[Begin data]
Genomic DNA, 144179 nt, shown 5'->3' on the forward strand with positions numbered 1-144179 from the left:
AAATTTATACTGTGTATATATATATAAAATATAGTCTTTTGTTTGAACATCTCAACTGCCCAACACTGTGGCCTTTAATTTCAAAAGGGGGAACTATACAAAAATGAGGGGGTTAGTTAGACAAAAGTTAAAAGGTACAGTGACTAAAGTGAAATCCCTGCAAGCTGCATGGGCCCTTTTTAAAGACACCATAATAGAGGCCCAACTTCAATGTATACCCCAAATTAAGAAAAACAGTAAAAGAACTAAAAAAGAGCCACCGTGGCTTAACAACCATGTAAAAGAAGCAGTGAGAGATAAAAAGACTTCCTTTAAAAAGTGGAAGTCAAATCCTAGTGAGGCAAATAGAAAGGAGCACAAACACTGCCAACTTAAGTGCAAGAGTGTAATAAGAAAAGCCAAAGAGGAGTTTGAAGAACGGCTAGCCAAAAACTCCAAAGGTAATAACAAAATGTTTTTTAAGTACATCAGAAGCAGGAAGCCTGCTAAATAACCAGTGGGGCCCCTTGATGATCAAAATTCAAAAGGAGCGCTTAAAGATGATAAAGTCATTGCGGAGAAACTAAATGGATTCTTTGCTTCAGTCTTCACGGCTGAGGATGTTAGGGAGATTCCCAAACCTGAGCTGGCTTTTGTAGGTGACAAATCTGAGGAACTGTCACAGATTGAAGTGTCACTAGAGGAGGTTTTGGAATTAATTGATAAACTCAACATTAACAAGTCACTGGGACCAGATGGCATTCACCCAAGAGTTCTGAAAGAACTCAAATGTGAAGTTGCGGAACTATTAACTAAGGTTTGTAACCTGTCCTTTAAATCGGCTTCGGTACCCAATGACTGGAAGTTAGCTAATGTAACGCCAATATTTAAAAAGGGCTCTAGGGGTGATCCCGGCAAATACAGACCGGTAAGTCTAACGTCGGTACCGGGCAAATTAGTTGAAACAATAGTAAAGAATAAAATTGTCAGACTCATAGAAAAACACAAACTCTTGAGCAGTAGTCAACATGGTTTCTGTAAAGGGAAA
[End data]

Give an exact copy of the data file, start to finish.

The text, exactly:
Genomic DNA, 144179 nt, shown 5'->3' on the forward strand with positions numbered 1-144179 from the left:
AAATTTATACTGTGTATATATATATAAAATATAGTCTTTTGTTTGAACATCTCAACTGCCCAACACTGTGGCCTTTAATTTCAAAAGGGGGAACTATACAAAAATGAGGGGGTTAGTTAGACAAAAGTTAAAAGGTACAGTGACTAAAGTGAAATCCCTGCAAGCTGCATGGGCCCTTTTTAAAGACACCATAATAGAGGCCCAACTTCAATGTATACCCCAAATTAAGAAAAACAGTAAAAGAACTAAAAAAGAGCCACCGTGGCTTAACAACCATGTAAAAGAAGCAGTGAGAGATAAAAAGACTTCCTTTAAAAAGTGGAAGTCAAATCCTAGTGAGGCAAATAGAAAGGAGCACAAACACTGCCAACTTAAGTGCAAGAGTGTAATAAGAAAAGCCAAAGAGGAGTTTGAAGAACGGCTAGCCAAAAACTCCAAAGGTAATAACAAAATGTTTTTTAAGTACATCAGAAGCAGGAAGCCTGCTAAATAACCAGTGGGGCCCCTTGATGATCAAAATTCAAAAGGAGCGCTTAAAGATGATAAAGTCATTGCGGAGAAACTAAATGGATTCTTTGCTTCAGTCTTCACGGCTGAGGATGTTAGGGAGATTCCCAAACCTGAGCTGGCTTTTGTAGGTGACAAATCTGAGGAACTGTCACAGATTGAAGTGTCACTAGAGGAGGTTTTGGAATTAATTGATAAACTCAACATTAACAAGTCACTGGGACCAGATGGCATTCACCCAAGAGTTCTGAAAGAACTCAAATGTGAAGTTGCGGAACTATTAACTAAGGTTTGTAACCTGTCCTTTAAATCGGCTTCGGTACCCAATGACTGGAAGTTAGCTAATGTAACGCCAATATTTAAAAAGGGCTCTAGGGGTGATCCCGGCAAATACAGACCGGTAAGTCTAACGTCGGTACCGGGCAAATTAGTTGAAACAATAGTAAAGAATAAAATTGTCAGACTCATAGAAAAACACAAACTCTTGAGCAGTAGTCAACATGGTTTCTGTAAAGGGAAA